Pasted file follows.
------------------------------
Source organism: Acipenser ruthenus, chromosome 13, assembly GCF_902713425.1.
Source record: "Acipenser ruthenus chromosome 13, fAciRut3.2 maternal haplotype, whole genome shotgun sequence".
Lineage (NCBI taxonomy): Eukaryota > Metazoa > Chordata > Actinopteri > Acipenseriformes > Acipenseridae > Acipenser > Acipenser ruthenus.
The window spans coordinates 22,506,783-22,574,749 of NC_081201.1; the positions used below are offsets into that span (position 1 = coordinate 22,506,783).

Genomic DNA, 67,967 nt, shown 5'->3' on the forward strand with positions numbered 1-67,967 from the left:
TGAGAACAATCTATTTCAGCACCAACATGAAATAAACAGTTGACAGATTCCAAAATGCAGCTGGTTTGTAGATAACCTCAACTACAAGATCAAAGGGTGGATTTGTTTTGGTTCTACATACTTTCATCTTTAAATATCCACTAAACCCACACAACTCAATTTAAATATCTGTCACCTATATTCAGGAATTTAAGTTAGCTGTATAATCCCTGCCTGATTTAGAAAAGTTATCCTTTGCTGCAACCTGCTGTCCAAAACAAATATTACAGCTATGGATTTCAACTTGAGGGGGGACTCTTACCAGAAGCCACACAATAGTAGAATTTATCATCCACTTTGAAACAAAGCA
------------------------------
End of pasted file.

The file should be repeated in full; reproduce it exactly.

Source organism: Acipenser ruthenus, chromosome 13, assembly GCF_902713425.1.
Source record: "Acipenser ruthenus chromosome 13, fAciRut3.2 maternal haplotype, whole genome shotgun sequence".
Lineage (NCBI taxonomy): Eukaryota > Metazoa > Chordata > Actinopteri > Acipenseriformes > Acipenseridae > Acipenser > Acipenser ruthenus.
The window spans coordinates 22,506,783-22,574,749 of NC_081201.1; the positions used below are offsets into that span (position 1 = coordinate 22,506,783).

Genomic DNA, 67,967 nt, shown 5'->3' on the forward strand with positions numbered 1-67,967 from the left:
TGAGAACAATCTATTTCAGCACCAACATGAAATAAACAGTTGACAGATTCCAAAATGCAGCTGGTTTGTAGATAACCTCAACTACAAGATCAAAGGGTGGATTTGTTTTGGTTCTACATACTTTCATCTTTAAATATCCACTAAACCCACACAACTCAATTTAAATATCTGTCACCTATATTCAGGAATTTAAGTTAGCTGTATAATCCCTGCCTGATTTAGAAAAGTTATCCTTTGCTGCAACCTGCTGTCCAAAACAAATATTACAGCTATGGATTTCAACTTGAGGGGGGACTCTTACCAGAAGCCACACAATAGTAGAATTTATCATCCACTTTGAAACAAAGCA